Sloan Preview | 06.25.15

It’s not hyperbole to say that not since the Beatles has band democracy ever sounded so good.



An Evening with Sloan | 06.25.15
The Duck Room at Blueberry Hill, St. Louis
Doors: 7:00, Show: 8:00. $15 advance/day of show
Photo by Lisa Mark. (L-R: Chris Murphy, Andrew Scott, Patrick Pentland, Jay Ferguson)
As the great Patrick Pentland once sang, “it’s been a long time coming” for fans of Sloan that call St. Louis home. The Canadian power pop foursome last graced our fair city way back in September of 2004 (an important date in the life of your author, as reviewing that show was my first assignment for PLAYBACK:stl…how time flies!), performing at the Gargoyle (no one’s idea of the best place to see live music in our fair city) while touring for what is generally regarded (by even the band themselves) as their least essential album, 2003’s Action Pact. But finally, the band returns to St. Louis with a special “evening with” performance at Blueberry Hill’s Duck Room on Thursday, June 25.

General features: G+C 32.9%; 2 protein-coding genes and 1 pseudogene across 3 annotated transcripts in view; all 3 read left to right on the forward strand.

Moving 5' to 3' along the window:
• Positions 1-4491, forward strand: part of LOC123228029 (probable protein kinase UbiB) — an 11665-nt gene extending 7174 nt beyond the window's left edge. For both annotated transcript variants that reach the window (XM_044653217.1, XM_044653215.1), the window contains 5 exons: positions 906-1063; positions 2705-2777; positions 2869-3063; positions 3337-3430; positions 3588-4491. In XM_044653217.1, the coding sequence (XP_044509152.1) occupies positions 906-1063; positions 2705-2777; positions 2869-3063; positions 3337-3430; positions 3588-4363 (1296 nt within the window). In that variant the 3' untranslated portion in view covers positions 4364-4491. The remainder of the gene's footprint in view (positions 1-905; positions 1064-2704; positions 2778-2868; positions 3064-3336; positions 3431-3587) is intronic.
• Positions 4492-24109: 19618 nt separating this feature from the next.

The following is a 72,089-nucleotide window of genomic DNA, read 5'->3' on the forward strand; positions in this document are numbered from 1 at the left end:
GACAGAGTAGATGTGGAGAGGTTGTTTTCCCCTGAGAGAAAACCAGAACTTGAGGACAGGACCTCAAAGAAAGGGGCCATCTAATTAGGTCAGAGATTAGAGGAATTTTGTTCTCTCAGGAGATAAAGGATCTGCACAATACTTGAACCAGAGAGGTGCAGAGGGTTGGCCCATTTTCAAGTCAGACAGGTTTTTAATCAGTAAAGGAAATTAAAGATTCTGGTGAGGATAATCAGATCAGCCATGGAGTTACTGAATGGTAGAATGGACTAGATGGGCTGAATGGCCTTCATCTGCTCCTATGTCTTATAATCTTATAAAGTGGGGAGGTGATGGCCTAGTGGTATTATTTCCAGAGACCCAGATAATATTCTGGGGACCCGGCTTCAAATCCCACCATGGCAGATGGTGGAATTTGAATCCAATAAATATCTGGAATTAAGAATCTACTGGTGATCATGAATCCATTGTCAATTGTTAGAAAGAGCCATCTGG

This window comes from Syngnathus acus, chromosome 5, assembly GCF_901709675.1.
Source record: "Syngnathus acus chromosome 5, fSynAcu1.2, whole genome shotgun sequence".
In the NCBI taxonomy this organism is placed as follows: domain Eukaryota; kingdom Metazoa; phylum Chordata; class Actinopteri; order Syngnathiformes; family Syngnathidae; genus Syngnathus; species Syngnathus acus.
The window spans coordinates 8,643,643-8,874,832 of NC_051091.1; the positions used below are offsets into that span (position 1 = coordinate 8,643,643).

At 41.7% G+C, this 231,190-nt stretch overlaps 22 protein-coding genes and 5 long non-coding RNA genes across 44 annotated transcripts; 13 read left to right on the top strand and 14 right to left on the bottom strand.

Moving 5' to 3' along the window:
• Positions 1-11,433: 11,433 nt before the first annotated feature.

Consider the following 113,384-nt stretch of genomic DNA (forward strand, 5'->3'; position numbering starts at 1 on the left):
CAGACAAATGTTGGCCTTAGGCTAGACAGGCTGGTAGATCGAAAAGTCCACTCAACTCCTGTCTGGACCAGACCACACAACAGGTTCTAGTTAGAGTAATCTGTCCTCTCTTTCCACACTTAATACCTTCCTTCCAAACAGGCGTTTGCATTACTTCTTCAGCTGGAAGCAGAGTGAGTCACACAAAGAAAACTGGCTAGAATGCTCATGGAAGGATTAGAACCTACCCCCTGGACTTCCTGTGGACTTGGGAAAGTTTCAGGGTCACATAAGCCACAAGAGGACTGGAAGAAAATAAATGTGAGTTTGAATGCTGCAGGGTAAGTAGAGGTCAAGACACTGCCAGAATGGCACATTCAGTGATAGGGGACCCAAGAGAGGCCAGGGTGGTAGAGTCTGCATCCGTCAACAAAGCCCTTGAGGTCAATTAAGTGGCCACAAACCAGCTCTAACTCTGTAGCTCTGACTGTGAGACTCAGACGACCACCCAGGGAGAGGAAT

Formed in 1991 in Halifax, Nova Scotia, Sloan is beloved not only for continuing to carry the banner for power pop, but for being a blend of the unique talents of four distinctly different singer-songwriters. All four members—bassist Chris Murphy, guitarists Patrick Pentland and Jay Ferguson, and drummer Andrew Scott—write and sing their own songs, and all are multi-instrumentalists (which leads to a decent amount of instrument swapping during the average Sloan show). Each member has his own stylistic tics: Murphy has a way with pumping rockers and snarky lyrics, Pentland offers up AC/DC-esque rockers and the occasional acoustic strummer, Ferguson supplies gentle ballads and lush Beach Boys harmonies, and Scott leans toward the psychedelic side of latter-day Beatles. Yet somehow, the band is capable of taking these four disparate songwriters and blending the results into a whole that is so much more than the sum of its parts. It’s not hyperbole to say that not since the Beatles has band democracy ever sounded so good.